Generous Thinking

If you ask me, Mondays sort of beg for some kind of genuine inspiration. Especially Mondays in January. Mondays are, in a micro-manner, a day to ever so slightly return to and reset your larger best laid plans. Sure, it is very easy to slip into Blue Monday mode, but let’s not today.

Why the optimism? Well, this weekend I have found myself thinking time and again about generosity. I thought about it on Friday evening when my partner and I went out for dinner with colleagues. Amidst the genuine anguish about what is happening on our campus here was such an undercurrent of real, palpable care for the spaces in which we work and especially for the students we teach in our classes. We talked about what’s wrong, got angry–righteously so!–about the many systemic injustices, and throughout it all I kept thinking ‘what luck, to be engaged in such generous thinking.’ Generosity was the electric current of the conversation. It kept us coming back from rage or frustration to a refrain of how much we care.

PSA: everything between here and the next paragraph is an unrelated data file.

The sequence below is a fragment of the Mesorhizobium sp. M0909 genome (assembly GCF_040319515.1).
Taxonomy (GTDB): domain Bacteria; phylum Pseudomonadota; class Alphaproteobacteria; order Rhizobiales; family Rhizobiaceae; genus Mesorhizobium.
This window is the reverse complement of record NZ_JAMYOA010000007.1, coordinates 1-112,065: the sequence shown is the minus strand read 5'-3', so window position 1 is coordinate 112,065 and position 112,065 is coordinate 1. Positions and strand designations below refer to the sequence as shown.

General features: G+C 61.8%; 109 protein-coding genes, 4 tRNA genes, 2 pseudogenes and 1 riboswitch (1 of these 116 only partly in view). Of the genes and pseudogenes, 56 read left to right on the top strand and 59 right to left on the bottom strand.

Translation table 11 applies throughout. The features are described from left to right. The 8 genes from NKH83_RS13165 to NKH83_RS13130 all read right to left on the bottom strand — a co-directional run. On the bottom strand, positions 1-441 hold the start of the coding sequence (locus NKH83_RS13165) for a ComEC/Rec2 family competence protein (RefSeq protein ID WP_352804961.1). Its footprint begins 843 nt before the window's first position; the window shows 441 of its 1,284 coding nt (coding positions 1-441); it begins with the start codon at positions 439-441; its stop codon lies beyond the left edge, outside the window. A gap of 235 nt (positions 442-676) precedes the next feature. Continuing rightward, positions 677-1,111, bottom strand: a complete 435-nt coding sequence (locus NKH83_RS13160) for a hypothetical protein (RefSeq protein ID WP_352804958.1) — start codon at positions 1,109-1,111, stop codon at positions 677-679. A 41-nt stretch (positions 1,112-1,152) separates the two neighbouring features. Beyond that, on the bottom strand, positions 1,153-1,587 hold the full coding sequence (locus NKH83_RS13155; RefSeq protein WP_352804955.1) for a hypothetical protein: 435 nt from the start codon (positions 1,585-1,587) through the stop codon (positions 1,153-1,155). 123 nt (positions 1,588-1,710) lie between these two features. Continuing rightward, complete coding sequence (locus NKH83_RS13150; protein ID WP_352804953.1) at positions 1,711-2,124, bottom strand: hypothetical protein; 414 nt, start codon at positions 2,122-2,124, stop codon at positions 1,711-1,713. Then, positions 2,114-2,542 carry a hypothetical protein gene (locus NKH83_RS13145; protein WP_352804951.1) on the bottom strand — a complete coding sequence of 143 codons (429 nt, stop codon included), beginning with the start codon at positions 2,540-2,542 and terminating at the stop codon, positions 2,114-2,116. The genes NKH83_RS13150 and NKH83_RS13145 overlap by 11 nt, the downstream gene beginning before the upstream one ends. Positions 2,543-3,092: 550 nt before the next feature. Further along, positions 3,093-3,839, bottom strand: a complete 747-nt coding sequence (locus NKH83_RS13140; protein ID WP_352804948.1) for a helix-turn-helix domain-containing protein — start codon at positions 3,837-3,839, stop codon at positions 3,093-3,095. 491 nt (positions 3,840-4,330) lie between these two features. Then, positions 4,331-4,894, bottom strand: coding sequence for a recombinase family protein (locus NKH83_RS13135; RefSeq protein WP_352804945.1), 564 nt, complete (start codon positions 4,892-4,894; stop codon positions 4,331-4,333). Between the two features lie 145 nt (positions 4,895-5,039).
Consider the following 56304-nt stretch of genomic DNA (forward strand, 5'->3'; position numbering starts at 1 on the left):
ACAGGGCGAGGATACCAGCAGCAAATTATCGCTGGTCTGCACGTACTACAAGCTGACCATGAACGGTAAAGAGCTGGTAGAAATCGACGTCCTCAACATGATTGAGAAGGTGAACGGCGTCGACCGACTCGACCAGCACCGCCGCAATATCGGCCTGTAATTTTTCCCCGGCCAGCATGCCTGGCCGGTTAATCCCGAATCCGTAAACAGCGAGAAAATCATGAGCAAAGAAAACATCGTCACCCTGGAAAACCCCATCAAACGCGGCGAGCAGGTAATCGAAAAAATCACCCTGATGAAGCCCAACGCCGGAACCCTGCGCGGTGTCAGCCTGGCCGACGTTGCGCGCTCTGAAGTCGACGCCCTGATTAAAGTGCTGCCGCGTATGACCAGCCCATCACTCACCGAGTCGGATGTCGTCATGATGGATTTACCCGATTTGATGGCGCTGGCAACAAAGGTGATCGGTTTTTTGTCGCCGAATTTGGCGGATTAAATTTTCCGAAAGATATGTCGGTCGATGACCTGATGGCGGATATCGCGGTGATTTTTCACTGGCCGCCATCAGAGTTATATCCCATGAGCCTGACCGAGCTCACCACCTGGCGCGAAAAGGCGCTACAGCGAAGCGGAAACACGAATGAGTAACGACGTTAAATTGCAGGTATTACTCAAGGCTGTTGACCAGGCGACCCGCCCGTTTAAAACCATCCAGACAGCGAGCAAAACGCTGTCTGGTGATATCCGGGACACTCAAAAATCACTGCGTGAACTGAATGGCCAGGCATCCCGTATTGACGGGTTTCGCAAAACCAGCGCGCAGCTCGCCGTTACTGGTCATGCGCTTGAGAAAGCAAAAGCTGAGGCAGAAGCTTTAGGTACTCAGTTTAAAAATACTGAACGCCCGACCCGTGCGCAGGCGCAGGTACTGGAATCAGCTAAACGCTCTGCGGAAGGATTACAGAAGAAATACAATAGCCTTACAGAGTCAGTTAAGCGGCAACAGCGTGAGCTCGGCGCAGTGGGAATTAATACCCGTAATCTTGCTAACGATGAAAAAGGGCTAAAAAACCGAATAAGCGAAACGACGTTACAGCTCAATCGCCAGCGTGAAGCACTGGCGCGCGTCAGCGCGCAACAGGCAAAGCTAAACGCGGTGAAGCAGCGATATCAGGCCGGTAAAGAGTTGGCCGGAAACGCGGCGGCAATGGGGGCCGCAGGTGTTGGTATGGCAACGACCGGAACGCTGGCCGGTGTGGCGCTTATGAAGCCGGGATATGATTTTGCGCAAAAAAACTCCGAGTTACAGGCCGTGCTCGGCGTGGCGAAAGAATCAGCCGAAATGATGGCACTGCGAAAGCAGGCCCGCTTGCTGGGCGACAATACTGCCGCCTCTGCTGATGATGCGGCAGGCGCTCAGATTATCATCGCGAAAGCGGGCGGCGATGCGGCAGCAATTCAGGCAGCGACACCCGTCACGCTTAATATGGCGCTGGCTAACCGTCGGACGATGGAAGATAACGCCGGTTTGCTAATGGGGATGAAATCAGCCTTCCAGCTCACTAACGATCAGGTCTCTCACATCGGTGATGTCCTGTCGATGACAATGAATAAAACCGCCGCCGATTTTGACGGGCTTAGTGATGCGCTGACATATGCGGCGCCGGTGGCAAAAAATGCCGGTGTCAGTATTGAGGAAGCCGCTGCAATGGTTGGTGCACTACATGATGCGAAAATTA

And then, on Saturday morning at oh-my-lord-o’clock I met a former student for coffee before she joined her badminton team for 8:30am game preparations. She took a bus from where the team was staying on the outskirts of the city to meet me. (I’ll admit, all I did was clean off the truck and drive, but it was c-o-l-d!!! and e-a-r-l-y!). There we sat, the only people in the coffee shop, and talked about her classes, my research, her plans for grad school, my intention to shake off fretfulness, the Taylor Swift channel on Songza, strategies for self-care in Canadian winter, how badminton differs from tennis (a lot!), and books we wanted to read.

Later that day, as I worked on a SSHRC application, I was grateful for my colleague’s generosity. As a contract academic faculty member I am not on the research services email list, yet she has continually made sure I get the information and support I need. I thought again with gratitude of the people who have read and edited the proposal on their own time. And I thought about my colleagues across the country who are joining the application. These people are completing the Canadian Common CV for me. How unspeakably generous! Seriously.